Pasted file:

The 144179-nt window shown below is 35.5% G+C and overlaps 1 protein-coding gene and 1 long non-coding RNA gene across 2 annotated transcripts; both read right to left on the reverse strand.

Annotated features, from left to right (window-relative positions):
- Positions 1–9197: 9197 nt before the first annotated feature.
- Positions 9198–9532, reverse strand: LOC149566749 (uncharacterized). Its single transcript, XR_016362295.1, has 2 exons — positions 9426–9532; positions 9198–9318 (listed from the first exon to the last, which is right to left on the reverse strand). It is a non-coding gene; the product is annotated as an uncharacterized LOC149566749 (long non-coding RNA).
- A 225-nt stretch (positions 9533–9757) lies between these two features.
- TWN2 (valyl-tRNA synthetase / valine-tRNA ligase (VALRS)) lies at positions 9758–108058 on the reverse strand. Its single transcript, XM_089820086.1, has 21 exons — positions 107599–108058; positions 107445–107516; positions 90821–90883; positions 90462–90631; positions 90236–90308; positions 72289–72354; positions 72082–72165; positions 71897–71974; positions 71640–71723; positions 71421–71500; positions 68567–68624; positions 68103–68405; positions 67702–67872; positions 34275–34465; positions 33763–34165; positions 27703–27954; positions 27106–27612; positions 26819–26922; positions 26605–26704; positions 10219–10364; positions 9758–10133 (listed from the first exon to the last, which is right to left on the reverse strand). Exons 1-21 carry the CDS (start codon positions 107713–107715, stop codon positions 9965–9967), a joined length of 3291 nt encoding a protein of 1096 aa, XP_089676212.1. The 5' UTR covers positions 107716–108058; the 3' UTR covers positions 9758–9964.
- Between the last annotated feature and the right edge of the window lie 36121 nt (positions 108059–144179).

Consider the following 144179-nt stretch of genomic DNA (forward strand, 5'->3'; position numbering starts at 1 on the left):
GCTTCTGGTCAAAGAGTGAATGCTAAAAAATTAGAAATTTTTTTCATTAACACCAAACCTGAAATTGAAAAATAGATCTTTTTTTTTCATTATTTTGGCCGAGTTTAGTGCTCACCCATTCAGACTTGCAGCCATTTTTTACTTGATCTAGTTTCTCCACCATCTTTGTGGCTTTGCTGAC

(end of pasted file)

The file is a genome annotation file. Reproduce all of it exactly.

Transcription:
The 144179-nt window shown below is 35.5% G+C and overlaps 1 protein-coding gene and 1 long non-coding RNA gene across 2 annotated transcripts; both read right to left on the reverse strand.

Annotated features, from left to right (window-relative positions):
- Positions 1–9197: 9197 nt before the first annotated feature.
- Positions 9198–9532, reverse strand: LOC149566749 (uncharacterized). Its single transcript, XR_016362295.1, has 2 exons — positions 9426–9532; positions 9198–9318 (listed from the first exon to the last, which is right to left on the reverse strand). It is a non-coding gene; the product is annotated as an uncharacterized LOC149566749 (long non-coding RNA).
- A 225-nt stretch (positions 9533–9757) lies between these two features.
- TWN2 (valyl-tRNA synthetase / valine-tRNA ligase (VALRS)) lies at positions 9758–108058 on the reverse strand. Its single transcript, XM_089820086.1, has 21 exons — positions 107599–108058; positions 107445–107516; positions 90821–90883; positions 90462–90631; positions 90236–90308; positions 72289–72354; positions 72082–72165; positions 71897–71974; positions 71640–71723; positions 71421–71500; positions 68567–68624; positions 68103–68405; positions 67702–67872; positions 34275–34465; positions 33763–34165; positions 27703–27954; positions 27106–27612; positions 26819–26922; positions 26605–26704; positions 10219–10364; positions 9758–10133 (listed from the first exon to the last, which is right to left on the reverse strand). Exons 1-21 carry the CDS (start codon positions 107713–107715, stop codon positions 9965–9967), a joined length of 3291 nt encoding a protein of 1096 aa, XP_089676212.1. The 5' UTR covers positions 107716–108058; the 3' UTR covers positions 9758–9964.
- Between the last annotated feature and the right edge of the window lie 36121 nt (positions 108059–144179).

Consider the following 144179-nt stretch of genomic DNA (forward strand, 5'->3'; position numbering starts at 1 on the left):
GCTTCTGGTCAAAGAGTGAATGCTAAAAAATTAGAAATTTTTTTCATTAACACCAAACCTGAAATTGAAAAATAGATCTTTTTTTTTCATTATTTTGGCCGAGTTTAGTGCTCACCCATTCAGACTTGCAGCCATTTTTTACTTGATCTAGTTTCTCCACCATCTTTGTGGCTTTGCTGAC